One appraiser reports a driveway to be two cars in size. Another says the same driveway is six cars in size and another says the driveway is an eight-car driveway. They may all be correct! How so?
It really depends on how the appraiser is looking at it. Are they reporting the width of the driveway, the depth, or how many cars can fit on the driveway?
WHAT MOST APPRAISERS REFLECT
Most appraisers reflect the width of the driveway. Why? For one thing, many lenders prefer the driveway size to be reported this way. This is likely because it is less subjective. For instance, if the appraiser reports the driveway size based upon the number of cars that can fit on it, what kind of automobile are they using for their measurement? After all, a driveway may be able to accommodate a larger number of smaller cars than bigger ones.
Reporting the width of a driveway may still be a little subjective, but clearly not as much as the other options. If the appraiser is reporting the width, this can lead to other questions. For instance, some driveways may begin at the street as two cars wide, and then widen out near the garage to accommodate access to a wider garage. This is up to the appraiser to report and explain if necessary.
Typically, I report the width of the driveway where it begins at the street. Some may report the size differently. If the widening of the driveway adds value, that can all be explained in the report.
DOES DRIVEWAY SIZE IMPACT VALUE?
As is the case with nearly every aspect of a home, the answer is, it depends.
For instance, in high-density neighborhoods where street parking is limited, the size of the driveway could make a difference in value. On the other hand, in other high-density neighborhoods, many homeowners may use public transportation. If this is the norm for the neighborhood, the size of the driveway may not have any impact on value.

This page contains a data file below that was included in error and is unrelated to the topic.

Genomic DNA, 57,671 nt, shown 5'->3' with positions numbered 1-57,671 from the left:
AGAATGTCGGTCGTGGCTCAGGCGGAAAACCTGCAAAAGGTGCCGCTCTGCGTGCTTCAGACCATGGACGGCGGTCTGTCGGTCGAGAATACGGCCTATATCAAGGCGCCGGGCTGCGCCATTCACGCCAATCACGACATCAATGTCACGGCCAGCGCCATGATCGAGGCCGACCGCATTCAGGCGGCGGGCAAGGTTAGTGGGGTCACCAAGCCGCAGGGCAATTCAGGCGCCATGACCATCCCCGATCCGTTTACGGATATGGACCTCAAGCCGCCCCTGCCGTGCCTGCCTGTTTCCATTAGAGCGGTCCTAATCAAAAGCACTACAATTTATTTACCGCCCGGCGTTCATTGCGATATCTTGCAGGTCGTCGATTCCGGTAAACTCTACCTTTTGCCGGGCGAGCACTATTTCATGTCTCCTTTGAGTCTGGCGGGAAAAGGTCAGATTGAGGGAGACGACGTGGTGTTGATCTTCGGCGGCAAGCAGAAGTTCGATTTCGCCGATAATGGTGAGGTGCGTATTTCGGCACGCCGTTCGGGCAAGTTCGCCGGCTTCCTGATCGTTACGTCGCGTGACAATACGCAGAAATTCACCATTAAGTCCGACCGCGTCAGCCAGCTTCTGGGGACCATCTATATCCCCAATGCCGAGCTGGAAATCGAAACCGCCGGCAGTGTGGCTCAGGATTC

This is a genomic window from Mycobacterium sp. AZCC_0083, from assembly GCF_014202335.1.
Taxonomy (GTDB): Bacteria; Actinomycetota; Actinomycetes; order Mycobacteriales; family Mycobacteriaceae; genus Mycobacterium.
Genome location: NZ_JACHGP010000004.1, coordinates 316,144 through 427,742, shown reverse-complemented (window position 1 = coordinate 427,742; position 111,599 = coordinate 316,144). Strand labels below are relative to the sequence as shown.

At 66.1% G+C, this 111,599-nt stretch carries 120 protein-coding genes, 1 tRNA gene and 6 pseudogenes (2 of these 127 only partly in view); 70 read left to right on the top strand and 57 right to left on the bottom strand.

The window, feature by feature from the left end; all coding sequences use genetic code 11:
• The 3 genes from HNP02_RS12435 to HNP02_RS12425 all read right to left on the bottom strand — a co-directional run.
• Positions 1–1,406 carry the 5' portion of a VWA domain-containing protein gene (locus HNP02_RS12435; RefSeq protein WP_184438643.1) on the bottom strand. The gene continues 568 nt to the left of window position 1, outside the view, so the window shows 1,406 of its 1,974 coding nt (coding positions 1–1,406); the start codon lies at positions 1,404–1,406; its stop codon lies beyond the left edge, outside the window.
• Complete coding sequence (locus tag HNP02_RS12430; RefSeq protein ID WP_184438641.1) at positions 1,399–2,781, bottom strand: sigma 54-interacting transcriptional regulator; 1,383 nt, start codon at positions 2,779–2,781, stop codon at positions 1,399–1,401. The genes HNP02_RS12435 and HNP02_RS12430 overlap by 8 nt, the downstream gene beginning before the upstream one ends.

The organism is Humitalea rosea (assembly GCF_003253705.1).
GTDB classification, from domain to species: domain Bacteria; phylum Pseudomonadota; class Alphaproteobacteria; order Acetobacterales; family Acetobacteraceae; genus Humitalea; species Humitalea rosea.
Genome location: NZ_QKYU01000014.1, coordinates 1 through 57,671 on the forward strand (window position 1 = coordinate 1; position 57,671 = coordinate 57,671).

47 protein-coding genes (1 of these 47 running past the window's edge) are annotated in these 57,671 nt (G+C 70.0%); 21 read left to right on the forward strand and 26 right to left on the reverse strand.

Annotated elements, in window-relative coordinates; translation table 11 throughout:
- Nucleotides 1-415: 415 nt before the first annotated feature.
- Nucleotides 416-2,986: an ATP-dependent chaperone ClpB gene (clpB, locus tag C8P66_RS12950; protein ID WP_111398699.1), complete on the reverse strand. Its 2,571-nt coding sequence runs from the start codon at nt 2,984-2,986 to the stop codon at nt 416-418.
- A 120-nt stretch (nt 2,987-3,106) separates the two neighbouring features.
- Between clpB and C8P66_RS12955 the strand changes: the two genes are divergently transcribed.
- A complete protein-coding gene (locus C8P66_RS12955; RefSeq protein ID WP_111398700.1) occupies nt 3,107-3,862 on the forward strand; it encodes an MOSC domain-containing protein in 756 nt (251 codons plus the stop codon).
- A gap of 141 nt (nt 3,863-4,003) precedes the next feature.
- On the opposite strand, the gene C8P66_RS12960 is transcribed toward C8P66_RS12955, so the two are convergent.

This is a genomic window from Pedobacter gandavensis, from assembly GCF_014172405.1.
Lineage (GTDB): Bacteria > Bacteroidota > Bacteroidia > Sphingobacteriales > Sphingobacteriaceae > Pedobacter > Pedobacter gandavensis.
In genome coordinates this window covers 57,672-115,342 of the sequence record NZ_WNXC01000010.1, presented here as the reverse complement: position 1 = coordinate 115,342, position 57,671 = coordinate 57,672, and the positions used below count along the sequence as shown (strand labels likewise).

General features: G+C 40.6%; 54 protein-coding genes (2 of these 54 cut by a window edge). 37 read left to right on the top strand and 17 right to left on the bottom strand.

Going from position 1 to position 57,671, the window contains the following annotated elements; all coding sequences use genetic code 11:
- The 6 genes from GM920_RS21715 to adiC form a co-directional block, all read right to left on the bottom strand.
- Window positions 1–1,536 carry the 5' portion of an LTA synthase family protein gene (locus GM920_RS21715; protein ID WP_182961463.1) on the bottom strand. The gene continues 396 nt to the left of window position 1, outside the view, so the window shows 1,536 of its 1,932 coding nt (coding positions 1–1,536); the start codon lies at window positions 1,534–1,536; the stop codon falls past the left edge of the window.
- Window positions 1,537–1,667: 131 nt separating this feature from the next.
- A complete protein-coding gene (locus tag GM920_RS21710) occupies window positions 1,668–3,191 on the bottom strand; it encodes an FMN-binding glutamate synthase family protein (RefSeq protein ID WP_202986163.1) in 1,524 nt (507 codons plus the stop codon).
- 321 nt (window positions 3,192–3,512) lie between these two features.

It really depends on the neighborhood and what the typical buyer in that neighborhood is looking for. I find that often, driveway size does not have any major impact on market value, as long as the driveway is typical for the neighborhood.
DOES THE MATERIAL THE DRIVEWAY IS MADE OF MAKE A DIFFERENCE IN VALUE?
I bet you know the answer to that question. It depends! In some neighborhoods, it does. Again, it all depends on what is common for the neighborhood and other similar homes.
In some neighborhoods, especially in newer developments where most driveways are concrete, having an asphalt driveway may be less appealing to buyers because it stands out. When an aspect of a home does not conform with other homes, that can have a negative impact on value.
What about gravel or tar & chip driveways? It depends on the area and the type of home, and what buyers expect. I wouldn’t assume that having a gravel driveway is automatically a negative aspect. Gravel driveways can be beautiful! Here is a video with some awesome gravel driveways.
In rural areas, it may make little if any difference in value. It may also depend on the climate. In colder weather climates, where snow is common in the winter, it can be more difficult to plow a gravel or tar & chip driveway compared to a concrete or asphalt driveway. And concrete and asphalt driveways are clearly easier to shoe-skate on. Hey, that may add value for some buyers, or at least their children.